I stand on the pavement to watch our bags under the bus until the last minute, just in case. Our expectations are not high but the bus has reclining seats and suspension that absorbs some of the unpaved roads. The driver even seems sober although I watch another bus driver at the border have a beer with his breakfast before driving back so we were lucky.
Only Mo is awake to see the amazing scenery of desert and volcanoes But her camera was out of battery and playing up and the photos taken on her phone were never downloaded 😦
We cross the border at Ollague, or rather we spend 5 hours there. Bolivia is still upset with losing their only access to the sea as well as much of the Atacama desert and untold mineral wealth to Chile in a war a few years ago. Without getting involved in the touchy subject of natural resources I hope that the discovery of 50% of the world’s lithium reserves in Bolivia brings them better fortune.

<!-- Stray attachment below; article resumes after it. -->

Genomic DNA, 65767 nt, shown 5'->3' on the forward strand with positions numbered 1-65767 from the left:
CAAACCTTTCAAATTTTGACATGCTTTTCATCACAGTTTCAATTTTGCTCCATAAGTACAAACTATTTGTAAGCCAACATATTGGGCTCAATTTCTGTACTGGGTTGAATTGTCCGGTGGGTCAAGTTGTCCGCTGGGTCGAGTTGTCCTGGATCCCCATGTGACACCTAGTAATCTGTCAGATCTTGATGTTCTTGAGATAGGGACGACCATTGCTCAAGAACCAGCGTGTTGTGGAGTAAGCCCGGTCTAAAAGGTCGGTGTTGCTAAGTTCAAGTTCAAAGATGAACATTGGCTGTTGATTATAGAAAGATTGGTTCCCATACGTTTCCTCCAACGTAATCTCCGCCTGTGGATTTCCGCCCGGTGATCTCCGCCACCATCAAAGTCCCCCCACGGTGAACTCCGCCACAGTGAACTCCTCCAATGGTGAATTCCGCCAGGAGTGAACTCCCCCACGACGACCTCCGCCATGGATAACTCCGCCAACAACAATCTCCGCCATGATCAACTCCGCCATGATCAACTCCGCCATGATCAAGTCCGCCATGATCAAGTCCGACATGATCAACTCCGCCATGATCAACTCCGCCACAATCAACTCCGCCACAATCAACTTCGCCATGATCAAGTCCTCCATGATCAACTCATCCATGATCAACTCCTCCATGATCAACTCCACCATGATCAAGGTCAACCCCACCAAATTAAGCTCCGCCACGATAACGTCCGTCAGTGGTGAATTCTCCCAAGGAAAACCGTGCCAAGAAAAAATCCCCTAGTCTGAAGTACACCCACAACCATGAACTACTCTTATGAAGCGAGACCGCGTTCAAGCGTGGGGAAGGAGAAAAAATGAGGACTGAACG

Bolivian immigration takes my last 75BS, I guess they need to eat as well but this means we can’t buy food from the local stalls. We don’t realise that this isn’t good news until later, I might have fat reserves to survive on but the kids don’t.
We can see the Chilean border control about a kilometre away, the countries obviously like a bit of no man’s land between them. Eventually we drive through the barrier and pull up in the middle. A neglected football field straddles the border, peace through sport? Several signs dot the border that alternate Chile/Bolivia and Bolivia/Chile, obviously no consensus on whether you need to see where you are going or coming from, confused? We were.